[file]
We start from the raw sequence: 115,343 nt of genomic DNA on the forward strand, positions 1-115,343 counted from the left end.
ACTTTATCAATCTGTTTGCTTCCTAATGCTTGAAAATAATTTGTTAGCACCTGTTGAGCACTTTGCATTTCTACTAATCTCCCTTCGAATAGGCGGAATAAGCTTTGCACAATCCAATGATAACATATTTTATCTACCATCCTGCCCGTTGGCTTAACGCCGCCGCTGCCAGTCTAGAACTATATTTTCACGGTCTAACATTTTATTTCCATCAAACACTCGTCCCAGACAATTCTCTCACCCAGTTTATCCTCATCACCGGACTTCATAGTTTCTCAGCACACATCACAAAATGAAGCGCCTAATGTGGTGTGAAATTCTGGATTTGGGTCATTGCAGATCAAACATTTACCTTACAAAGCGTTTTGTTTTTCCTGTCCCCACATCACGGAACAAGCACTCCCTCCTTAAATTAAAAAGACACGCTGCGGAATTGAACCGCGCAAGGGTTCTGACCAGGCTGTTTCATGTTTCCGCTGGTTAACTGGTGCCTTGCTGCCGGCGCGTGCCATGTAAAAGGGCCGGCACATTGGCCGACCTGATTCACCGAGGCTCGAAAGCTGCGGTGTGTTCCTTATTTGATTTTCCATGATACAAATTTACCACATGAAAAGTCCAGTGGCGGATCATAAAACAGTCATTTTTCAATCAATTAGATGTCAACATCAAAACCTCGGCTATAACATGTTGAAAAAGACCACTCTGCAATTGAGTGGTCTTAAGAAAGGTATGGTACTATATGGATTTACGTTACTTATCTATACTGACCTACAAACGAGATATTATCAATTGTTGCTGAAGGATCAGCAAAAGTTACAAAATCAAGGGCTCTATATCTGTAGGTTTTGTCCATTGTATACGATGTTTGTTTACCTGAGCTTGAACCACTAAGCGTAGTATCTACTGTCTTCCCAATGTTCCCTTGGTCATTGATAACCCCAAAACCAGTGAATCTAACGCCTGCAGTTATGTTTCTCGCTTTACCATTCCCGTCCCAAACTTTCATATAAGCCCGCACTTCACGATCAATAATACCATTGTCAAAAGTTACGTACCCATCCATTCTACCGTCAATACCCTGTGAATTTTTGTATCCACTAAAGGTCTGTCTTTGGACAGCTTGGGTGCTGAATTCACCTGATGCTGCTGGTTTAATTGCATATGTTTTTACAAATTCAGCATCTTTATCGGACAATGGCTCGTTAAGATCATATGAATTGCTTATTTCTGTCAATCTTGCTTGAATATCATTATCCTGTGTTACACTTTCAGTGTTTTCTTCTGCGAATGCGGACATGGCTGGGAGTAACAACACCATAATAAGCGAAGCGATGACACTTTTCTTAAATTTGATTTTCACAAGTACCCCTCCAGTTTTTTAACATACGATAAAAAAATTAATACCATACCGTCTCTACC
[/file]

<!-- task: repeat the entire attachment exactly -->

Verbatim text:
We start from the raw sequence: 115,343 nt of genomic DNA on the forward strand, positions 1-115,343 counted from the left end.
ACTTTATCAATCTGTTTGCTTCCTAATGCTTGAAAATAATTTGTTAGCACCTGTTGAGCACTTTGCATTTCTACTAATCTCCCTTCGAATAGGCGGAATAAGCTTTGCACAATCCAATGATAACATATTTTATCTACCATCCTGCCCGTTGGCTTAACGCCGCCGCTGCCAGTCTAGAACTATATTTTCACGGTCTAACATTTTATTTCCATCAAACACTCGTCCCAGACAATTCTCTCACCCAGTTTATCCTCATCACCGGACTTCATAGTTTCTCAGCACACATCACAAAATGAAGCGCCTAATGTGGTGTGAAATTCTGGATTTGGGTCATTGCAGATCAAACATTTACCTTACAAAGCGTTTTGTTTTTCCTGTCCCCACATCACGGAACAAGCACTCCCTCCTTAAATTAAAAAGACACGCTGCGGAATTGAACCGCGCAAGGGTTCTGACCAGGCTGTTTCATGTTTCCGCTGGTTAACTGGTGCCTTGCTGCCGGCGCGTGCCATGTAAAAGGGCCGGCACATTGGCCGACCTGATTCACCGAGGCTCGAAAGCTGCGGTGTGTTCCTTATTTGATTTTCCATGATACAAATTTACCACATGAAAAGTCCAGTGGCGGATCATAAAACAGTCATTTTTCAATCAATTAGATGTCAACATCAAAACCTCGGCTATAACATGTTGAAAAAGACCACTCTGCAATTGAGTGGTCTTAAGAAAGGTATGGTACTATATGGATTTACGTTACTTATCTATACTGACCTACAAACGAGATATTATCAATTGTTGCTGAAGGATCAGCAAAAGTTACAAAATCAAGGGCTCTATATCTGTAGGTTTTGTCCATTGTATACGATGTTTGTTTACCTGAGCTTGAACCACTAAGCGTAGTATCTACTGTCTTCCCAATGTTCCCTTGGTCATTGATAACCCCAAAACCAGTGAATCTAACGCCTGCAGTTATGTTTCTCGCTTTACCATTCCCGTCCCAAACTTTCATATAAGCCCGCACTTCACGATCAATAATACCATTGTCAAAAGTTACGTACCCATCCATTCTACCGTCAATACCCTGTGAATTTTTGTATCCACTAAAGGTCTGTCTTTGGACAGCTTGGGTGCTGAATTCACCTGATGCTGCTGGTTTAATTGCATATGTTTTTACAAATTCAGCATCTTTATCGGACAATGGCTCGTTAAGATCATATGAATTGCTTATTTCTGTCAATCTTGCTTGAATATCATTATCCTGTGTTACACTTTCAGTGTTTTCTTCTGCGAATGCGGACATGGCTGGGAGTAACAACACCATAATAAGCGAAGCGATGACACTTTTCTTAAATTTGATTTTCACAAGTACCCCTCCAGTTTTTTAACATACGATAAAAAAATTAATACCATACCGTCTCTACC